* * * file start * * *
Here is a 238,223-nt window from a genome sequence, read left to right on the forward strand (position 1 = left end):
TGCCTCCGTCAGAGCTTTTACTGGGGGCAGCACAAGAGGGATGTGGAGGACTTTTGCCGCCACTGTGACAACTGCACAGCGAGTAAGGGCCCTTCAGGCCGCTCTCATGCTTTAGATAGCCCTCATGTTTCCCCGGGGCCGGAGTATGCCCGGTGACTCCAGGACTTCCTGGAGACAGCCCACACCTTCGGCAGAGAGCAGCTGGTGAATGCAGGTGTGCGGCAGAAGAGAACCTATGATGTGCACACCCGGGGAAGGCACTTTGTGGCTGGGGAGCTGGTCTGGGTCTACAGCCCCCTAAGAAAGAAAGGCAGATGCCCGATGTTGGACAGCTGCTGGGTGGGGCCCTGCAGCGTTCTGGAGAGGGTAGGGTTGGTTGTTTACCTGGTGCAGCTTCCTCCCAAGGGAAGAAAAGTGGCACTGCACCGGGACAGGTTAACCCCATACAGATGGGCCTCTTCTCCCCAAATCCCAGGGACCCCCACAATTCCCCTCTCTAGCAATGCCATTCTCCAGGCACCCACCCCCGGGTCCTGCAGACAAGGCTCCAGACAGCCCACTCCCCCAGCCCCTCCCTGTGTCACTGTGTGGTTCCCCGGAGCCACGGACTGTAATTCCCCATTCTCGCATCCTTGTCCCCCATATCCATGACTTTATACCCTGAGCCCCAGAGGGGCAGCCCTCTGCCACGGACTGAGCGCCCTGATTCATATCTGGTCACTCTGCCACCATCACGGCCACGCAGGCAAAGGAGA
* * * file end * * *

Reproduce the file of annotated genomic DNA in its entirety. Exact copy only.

Here is a 238,223-nt window from a genome sequence, read left to right on the forward strand (position 1 = left end):
TGCCTCCGTCAGAGCTTTTACTGGGGGCAGCACAAGAGGGATGTGGAGGACTTTTGCCGCCACTGTGACAACTGCACAGCGAGTAAGGGCCCTTCAGGCCGCTCTCATGCTTTAGATAGCCCTCATGTTTCCCCGGGGCCGGAGTATGCCCGGTGACTCCAGGACTTCCTGGAGACAGCCCACACCTTCGGCAGAGAGCAGCTGGTGAATGCAGGTGTGCGGCAGAAGAGAACCTATGATGTGCACACCCGGGGAAGGCACTTTGTGGCTGGGGAGCTGGTCTGGGTCTACAGCCCCCTAAGAAAGAAAGGCAGATGCCCGATGTTGGACAGCTGCTGGGTGGGGCCCTGCAGCGTTCTGGAGAGGGTAGGGTTGGTTGTTTACCTGGTGCAGCTTCCTCCCAAGGGAAGAAAAGTGGCACTGCACCGGGACAGGTTAACCCCATACAGATGGGCCTCTTCTCCCCAAATCCCAGGGACCCCCACAATTCCCCTCTCTAGCAATGCCATTCTCCAGGCACCCACCCCCGGGTCCTGCAGACAAGGCTCCAGACAGCCCACTCCCCCAGCCCCTCCCTGTGTCACTGTGTGGTTCCCCGGAGCCACGGACTGTAATTCCCCATTCTCGCATCCTTGTCCCCCATATCCATGACTTTATACCCTGAGCCCCAGAGGGGCAGCCCTCTGCCACGGACTGAGCGCCCTGATTCATATCTGGTCACTCTGCCACCATCACGGCCACGCAGGCAAAGGAGA